Harvesting Oranges: Learn When And How To Pick An Orange
The first thing you need to know is that there are two types of orchards. There are those where the trees grow directly into the ground and those where they grow up a trellis. You will have seen both types of orchards before, but never at the same time!
There are three main ways to harvest an orange:
1) The Tree Method – This method involves cutting off the top part of the tree and then climbing up it to reach the fruit.
The tree method is usually used for large trees like sugar maples.
2) The Trellis Method – This method involves using a rope or net to climb up a trellis and then pull yourself along with your hands until you get close enough to grab the fruit.
This method is best suited for small trees like pears and peaches.
3) The Hand Pull Method – This method involves grabbing the fruit with one hand while pulling with the other.
Usually used for smaller trees such as apricots and nectarines.
How Do I Know If My Tree Is Tall Enough For Me To Reach?
You may want to consider whether you would like to harvest your own fruit or buy some from a farmer’s market. If you would rather buy it from a farmer’s market then you can skip to the next section. If you would like to try and harvest your own then you need to make sure that your tree is tall enough for you to reach the fruit. Pick a flower from the tree and extend your arm out as far as it can go. The tip of the flower should almost touch the ground. If it doesn’t then the tree isn’t tall enough for you to pick from.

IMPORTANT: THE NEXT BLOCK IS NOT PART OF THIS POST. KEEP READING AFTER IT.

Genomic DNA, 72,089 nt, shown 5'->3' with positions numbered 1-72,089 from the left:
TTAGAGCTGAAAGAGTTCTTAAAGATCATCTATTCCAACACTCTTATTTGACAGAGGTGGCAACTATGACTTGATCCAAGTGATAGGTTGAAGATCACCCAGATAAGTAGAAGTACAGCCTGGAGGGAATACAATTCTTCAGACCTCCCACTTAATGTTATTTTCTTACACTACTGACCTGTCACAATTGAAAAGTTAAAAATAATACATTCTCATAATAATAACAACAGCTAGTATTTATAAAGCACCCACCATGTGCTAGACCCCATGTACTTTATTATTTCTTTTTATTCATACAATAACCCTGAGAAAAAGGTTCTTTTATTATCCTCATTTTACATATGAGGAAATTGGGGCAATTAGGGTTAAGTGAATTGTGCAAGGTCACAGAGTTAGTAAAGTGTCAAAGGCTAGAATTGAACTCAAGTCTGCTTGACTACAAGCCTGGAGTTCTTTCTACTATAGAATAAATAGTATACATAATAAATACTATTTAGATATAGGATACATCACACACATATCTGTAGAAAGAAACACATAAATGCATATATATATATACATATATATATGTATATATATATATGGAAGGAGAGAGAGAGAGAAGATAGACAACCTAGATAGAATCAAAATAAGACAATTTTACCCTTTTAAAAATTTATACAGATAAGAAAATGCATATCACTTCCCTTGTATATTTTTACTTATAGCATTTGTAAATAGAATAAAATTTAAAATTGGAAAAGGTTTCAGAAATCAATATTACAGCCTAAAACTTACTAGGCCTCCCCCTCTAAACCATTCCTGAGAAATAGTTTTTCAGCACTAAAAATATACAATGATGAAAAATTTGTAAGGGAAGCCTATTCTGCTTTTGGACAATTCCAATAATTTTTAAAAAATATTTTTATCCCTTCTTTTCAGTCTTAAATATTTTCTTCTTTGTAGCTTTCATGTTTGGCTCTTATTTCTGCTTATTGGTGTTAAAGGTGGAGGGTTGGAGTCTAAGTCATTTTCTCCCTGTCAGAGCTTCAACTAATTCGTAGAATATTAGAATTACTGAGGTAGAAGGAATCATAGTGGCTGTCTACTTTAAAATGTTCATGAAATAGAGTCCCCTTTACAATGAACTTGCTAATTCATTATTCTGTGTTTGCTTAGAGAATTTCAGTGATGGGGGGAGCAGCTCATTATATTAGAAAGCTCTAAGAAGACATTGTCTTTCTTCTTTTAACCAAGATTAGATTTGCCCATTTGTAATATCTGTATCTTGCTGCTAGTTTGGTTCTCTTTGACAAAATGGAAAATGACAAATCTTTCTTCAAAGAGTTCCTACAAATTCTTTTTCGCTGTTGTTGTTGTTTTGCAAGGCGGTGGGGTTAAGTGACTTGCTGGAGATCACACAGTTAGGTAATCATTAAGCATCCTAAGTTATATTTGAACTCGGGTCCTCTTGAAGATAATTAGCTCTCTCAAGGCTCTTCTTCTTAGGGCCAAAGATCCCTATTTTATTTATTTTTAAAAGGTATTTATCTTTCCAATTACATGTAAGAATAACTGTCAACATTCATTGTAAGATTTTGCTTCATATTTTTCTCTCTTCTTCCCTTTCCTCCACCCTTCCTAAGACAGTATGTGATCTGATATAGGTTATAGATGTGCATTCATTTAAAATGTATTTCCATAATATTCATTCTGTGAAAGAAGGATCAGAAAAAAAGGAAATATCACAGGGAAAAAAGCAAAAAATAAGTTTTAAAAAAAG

How Do I Pick The Fruit?
The first thing you need to do is climb up the tree. If you are using the trellis method then make sure that you use the rope or net that is already attached at the top of the tree and that you secure it to something sturdy on the ground before you start climbing. You may also want to have someone on the ground to make sure that the rope or net doesn’t come undone. If you are using the tree method then just make sure that someone is around in case you fall.
If you are using the hand pull method then just grab a fruit and start pulling yourself toward it. This may take a few attempts to get right and you may find that leaning away from the tree helps you get closer.
Sources & references used in this article:
Vision and neural control for an orange harvesting robot by M Recce, J Taylor, A Plebe… – … of International Workshop …, 1996 – ieeexplore.ieee.org
Localization of spherical fruits for robotic harvesting by A Plebe, G Grasso – Machine Vision and Applications, 2001 – Springer
Orange harvesting scheduling management: a case study by JV Caixeta-Filho – Journal of the Operational Research Society, 2006 – Taylor & Francis
Counting apples and oranges with deep learning: A data-driven approach by SW Chen, SS Shivakumar, S Dcunha… – IEEE Robotics and …, 2017 – ieeexplore.ieee.org